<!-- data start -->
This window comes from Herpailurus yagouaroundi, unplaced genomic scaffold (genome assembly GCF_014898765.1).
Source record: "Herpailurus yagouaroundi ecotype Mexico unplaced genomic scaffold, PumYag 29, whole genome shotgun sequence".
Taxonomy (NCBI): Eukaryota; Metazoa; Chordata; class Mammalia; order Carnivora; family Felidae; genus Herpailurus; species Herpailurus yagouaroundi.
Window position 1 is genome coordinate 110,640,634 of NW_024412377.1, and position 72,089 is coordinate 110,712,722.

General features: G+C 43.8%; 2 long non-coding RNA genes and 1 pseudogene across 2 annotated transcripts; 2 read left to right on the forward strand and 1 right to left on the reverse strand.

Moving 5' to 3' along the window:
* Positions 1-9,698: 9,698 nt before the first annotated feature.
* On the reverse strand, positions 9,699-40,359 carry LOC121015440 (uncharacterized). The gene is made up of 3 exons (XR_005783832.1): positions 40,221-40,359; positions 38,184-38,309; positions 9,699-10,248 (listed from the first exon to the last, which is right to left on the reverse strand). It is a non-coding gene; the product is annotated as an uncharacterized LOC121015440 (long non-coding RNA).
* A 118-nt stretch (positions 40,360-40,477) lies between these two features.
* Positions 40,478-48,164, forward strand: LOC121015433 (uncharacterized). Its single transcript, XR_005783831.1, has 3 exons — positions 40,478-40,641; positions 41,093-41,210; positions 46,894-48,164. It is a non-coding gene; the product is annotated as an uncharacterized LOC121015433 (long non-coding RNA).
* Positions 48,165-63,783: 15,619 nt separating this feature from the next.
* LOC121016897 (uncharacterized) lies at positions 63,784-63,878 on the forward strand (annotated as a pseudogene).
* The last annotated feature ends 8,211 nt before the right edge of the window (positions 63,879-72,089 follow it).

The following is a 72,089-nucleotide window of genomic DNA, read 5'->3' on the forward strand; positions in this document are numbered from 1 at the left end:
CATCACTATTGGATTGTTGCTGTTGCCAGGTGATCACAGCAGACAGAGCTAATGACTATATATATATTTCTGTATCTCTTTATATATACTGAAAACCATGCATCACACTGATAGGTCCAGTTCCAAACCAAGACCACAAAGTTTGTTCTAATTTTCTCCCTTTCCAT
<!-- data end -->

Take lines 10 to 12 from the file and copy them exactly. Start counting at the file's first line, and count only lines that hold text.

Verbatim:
* Positions 40,478-48,164, forward strand: LOC121015433 (uncharacterized). Its single transcript, XR_005783831.1, has 3 exons — positions 40,478-40,641; positions 41,093-41,210; positions 46,894-48,164. It is a non-coding gene; the product is annotated as an uncharacterized LOC121015433 (long non-coding RNA).
* Positions 48,165-63,783: 15,619 nt separating this feature from the next.
* LOC121016897 (uncharacterized) lies at positions 63,784-63,878 on the forward strand (annotated as a pseudogene).